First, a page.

Earlier this week we were discussing whether to bother with a post on the prank call 2DayFM radio presenters Mel Greig and Michael Christian made to the hospital where the Duchess of Cambridge, AKA Kate Middleton, was being treated for morning sickness. We decided against it because prank calls are crap, 2Day FM is the sluice tray at the bottom of the commercial radio slops bucket and what little Australian media interest the call attracted had basically fizzled out by the end of the day anyway.
With the death – a reported suicide – of the nurse who was the initial victim of their prank, the situation has changed a little. For one thing, this article on Fairfax’s website now seems a little dubious:
AS PRANKS go, it has caused offence right to the very top. The Queen, Prince Charles, Prince William, sections of the British public, the British press, royalists across the world and even a bewildered corgi or two.
But, in Australia, those who are well practised in this art of japery said on Thursday that the British outrage over the phone call made by the 2DayFM radio presenters Mel Greig and Michael Christian to the private hospital where the Duchess of Cambridge, Kate Middleton, was being treated for morning sickness, is what makes it so good
Actually, let’s quote a bit more in case it gets taken down:
Asked about the royal stunt, Julian Morrow, from The Chaser, said on Thursday: ”It’s funny and I think Austereo was fairly silly to apologise.
”Prank calls are really legitimate and there’s plenty of really good ones. There’s a particular skill you apply in each case … they got through, it worked, that’s fine.”
Even radio presenters from rival stations were praising the duo’s stunt during the week. Michael ”Wippa” Wipfli, from the Fitzy and Wippa show on NovaFM (owned by DMG Australia), said Greig and Christian deserved credit for the fuss their prank has caused.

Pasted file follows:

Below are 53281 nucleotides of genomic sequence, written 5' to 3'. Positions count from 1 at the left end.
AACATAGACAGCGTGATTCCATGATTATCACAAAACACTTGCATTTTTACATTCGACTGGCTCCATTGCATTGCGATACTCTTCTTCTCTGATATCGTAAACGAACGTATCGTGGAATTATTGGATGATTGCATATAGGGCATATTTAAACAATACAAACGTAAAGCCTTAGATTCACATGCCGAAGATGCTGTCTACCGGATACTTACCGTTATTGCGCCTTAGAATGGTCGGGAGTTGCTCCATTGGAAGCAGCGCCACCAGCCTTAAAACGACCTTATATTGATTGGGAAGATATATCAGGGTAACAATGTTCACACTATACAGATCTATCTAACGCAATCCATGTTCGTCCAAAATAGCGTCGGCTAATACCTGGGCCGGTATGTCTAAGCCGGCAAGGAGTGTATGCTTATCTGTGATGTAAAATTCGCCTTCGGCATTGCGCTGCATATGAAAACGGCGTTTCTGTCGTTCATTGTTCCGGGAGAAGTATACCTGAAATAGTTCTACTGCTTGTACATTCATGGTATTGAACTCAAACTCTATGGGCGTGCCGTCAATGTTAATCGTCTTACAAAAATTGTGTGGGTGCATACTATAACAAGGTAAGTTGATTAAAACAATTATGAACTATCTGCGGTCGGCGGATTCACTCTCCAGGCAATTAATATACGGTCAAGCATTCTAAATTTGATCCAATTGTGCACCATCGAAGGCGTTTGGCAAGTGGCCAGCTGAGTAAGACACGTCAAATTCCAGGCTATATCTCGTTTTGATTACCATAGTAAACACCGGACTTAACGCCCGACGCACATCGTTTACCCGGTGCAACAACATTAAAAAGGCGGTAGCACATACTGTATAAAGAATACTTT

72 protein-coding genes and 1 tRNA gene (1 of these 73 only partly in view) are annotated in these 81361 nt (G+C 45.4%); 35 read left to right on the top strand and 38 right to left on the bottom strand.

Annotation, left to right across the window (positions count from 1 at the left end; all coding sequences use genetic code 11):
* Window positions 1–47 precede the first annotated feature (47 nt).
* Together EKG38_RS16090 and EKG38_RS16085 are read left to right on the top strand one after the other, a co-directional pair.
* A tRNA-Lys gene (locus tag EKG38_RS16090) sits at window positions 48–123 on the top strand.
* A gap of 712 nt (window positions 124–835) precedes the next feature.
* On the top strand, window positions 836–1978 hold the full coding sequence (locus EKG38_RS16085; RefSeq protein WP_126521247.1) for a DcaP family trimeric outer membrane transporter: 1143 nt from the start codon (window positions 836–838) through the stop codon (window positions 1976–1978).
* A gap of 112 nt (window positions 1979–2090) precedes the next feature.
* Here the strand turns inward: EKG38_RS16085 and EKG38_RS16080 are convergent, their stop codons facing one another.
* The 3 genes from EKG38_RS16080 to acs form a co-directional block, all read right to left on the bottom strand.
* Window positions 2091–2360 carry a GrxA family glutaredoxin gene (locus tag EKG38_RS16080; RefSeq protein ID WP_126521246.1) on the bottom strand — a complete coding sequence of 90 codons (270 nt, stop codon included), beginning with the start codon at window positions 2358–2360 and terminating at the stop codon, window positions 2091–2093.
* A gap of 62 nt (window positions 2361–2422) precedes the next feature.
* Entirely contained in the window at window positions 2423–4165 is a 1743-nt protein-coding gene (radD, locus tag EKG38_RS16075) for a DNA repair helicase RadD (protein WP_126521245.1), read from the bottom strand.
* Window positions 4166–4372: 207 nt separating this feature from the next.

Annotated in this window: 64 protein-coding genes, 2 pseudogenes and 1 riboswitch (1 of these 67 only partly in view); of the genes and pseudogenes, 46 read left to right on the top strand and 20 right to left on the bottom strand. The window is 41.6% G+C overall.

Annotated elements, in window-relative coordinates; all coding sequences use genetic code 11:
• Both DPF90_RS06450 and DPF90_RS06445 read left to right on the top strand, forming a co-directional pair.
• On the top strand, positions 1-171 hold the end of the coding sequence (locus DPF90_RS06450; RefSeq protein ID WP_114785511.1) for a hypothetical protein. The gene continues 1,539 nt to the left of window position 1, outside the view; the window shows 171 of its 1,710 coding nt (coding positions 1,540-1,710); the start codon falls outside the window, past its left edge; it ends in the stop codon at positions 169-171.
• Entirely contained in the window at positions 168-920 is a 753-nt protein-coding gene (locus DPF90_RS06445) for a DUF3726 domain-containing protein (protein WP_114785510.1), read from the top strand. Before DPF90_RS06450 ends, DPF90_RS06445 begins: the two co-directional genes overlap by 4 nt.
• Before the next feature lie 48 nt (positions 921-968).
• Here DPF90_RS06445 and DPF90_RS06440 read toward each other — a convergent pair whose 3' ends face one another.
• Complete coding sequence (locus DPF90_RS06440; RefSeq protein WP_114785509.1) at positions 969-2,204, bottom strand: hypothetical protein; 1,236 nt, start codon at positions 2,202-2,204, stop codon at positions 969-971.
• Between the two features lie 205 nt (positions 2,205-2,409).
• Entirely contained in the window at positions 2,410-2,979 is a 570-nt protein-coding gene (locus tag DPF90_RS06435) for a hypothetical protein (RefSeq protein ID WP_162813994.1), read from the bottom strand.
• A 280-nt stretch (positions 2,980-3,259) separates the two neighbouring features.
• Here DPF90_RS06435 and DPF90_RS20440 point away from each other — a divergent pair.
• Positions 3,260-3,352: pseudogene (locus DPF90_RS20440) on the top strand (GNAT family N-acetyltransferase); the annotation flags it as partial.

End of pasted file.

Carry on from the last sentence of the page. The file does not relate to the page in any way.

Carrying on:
”Three cheers to them, I think they’ve done an amazing job … the joke went really well, they should have aired it,” he said on Thursday. ”Anyone that doesn’t laugh at this story, and works in the media, is just angry they didn’t do it themselves. They’ve done well, I take my hat off to them.”
Wippa, who performs regular radio pranks with his co-star Fitzy (including impersonating Hugh Jackman and Russell Crowe in calls to the Chateau Marmont) said the 2DayFM call would have initially been about amusing listeners with funny voices and corgi sounds but the comedic approach would have changed dramatically when the nurse went along with it.
”It’s one of those things where the joke paid off,” Wippa said. ”The prank was there, they conned the person. They managed to convince a person that it was actually the Queen. The gag is they would be in disbelief that they actually managed to convince someone.”
Despite the official public apology from Austereo, Greig and Christian were said to be privately delighted by the global reaction. Their names (and the 2DayFM brand) have made headlines across the world, particularly in Britain, where the world’s most notorious tabloids have declared their outrage.